Nothing about either of my blood cancer bouts has been normal or predictable. I am getting scared to give news because, good or bad, I’m probably going to contradict it in a couple days.
In this case, the good news from my last post remains good news. I am in remission from leukemia. A bit of bad news also turned into good news. When I went to Vanderbilt on Tuesday for round 5 of chemo, my white blood cell counts were way down, and my neutrophils—the part of the immune system that fights bacteria—were basically at zero. As a result, Vanderbilt’s doctors gave up on giving me any more chemo. “The PET scan says you’re in remission, we’ve given you a round since the PET scan, let’s not beat up your body any worse than we have.”
They sent me home with a drug called neupogen that boosts blood counts, still not really knowing why my counts were down.
I took four doses, one each Tuesday through Friday. Then Friday evening, I started getting nauseous, then vomiting, and my temperature started climbing.
Off to the emergency room again. My wife complains that I always choose a weekend to go to the emergency room. It’s the only consistency we have had in either the leukemia or the lymphoma adventures. It’s always Friday night or Saturday when I go to the emergency room; always.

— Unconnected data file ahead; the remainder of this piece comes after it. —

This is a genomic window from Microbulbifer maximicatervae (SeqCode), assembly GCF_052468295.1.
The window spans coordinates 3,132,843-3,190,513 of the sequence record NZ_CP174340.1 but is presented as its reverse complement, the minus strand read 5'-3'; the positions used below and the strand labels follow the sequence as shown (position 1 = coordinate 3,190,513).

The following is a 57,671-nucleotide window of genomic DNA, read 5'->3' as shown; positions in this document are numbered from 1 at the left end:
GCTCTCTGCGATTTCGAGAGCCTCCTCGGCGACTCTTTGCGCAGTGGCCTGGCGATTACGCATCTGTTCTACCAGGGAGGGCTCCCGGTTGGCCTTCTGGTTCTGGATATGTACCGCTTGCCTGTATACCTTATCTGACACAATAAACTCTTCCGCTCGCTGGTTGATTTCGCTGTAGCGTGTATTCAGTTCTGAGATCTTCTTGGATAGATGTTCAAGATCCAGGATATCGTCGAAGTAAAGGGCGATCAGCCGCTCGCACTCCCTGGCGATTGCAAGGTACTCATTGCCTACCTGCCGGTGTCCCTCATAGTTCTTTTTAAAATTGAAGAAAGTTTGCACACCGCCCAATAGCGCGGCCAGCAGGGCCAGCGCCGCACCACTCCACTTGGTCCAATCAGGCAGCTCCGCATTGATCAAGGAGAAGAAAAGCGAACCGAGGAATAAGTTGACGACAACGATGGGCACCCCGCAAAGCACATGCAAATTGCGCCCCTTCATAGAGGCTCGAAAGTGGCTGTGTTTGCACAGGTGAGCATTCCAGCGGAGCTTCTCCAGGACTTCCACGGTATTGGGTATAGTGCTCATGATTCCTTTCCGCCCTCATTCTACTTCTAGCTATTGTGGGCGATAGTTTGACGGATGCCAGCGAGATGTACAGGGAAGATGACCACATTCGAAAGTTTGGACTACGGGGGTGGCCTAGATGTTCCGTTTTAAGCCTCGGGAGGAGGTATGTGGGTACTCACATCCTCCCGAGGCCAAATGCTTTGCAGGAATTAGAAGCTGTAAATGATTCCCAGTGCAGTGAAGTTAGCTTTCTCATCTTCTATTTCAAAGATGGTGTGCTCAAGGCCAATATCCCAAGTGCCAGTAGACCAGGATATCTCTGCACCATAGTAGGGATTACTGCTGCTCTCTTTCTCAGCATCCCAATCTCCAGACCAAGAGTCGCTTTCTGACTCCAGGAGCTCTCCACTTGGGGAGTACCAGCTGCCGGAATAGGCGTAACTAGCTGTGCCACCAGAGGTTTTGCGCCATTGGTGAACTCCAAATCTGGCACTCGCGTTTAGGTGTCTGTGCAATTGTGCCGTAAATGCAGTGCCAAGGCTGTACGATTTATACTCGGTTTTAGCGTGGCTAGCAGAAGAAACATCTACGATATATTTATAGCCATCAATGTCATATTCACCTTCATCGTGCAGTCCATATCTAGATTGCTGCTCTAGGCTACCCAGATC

“Weird” is the word the infectious disease doctor (IDD) used today talking to me. She saw me three or four weeks ago for a week-long fever. The cause was never discovered, but she played with antibiotics for a week until one worked. She sent me home on that, and we kept the fever at bay for three weeks or so until day before yesterday.
This fever broke Saturday morning. I feel great and energetic, but the IDD wants to know what’s happening to me. We don’t really know that my blood counts will stay up. I have had blood-boosting shots, really powerful ones, the last five days. It will take a few days to know if my body can sustain my counts on its own.
So here’s the plan. I get some sort of scan tomorrow that the IDD called a “PET scan without a PET scan.” She says that if the scan comes back negative, “Maybe you’ll have recurring fevers for the rest of your life.”
I hope she was joking.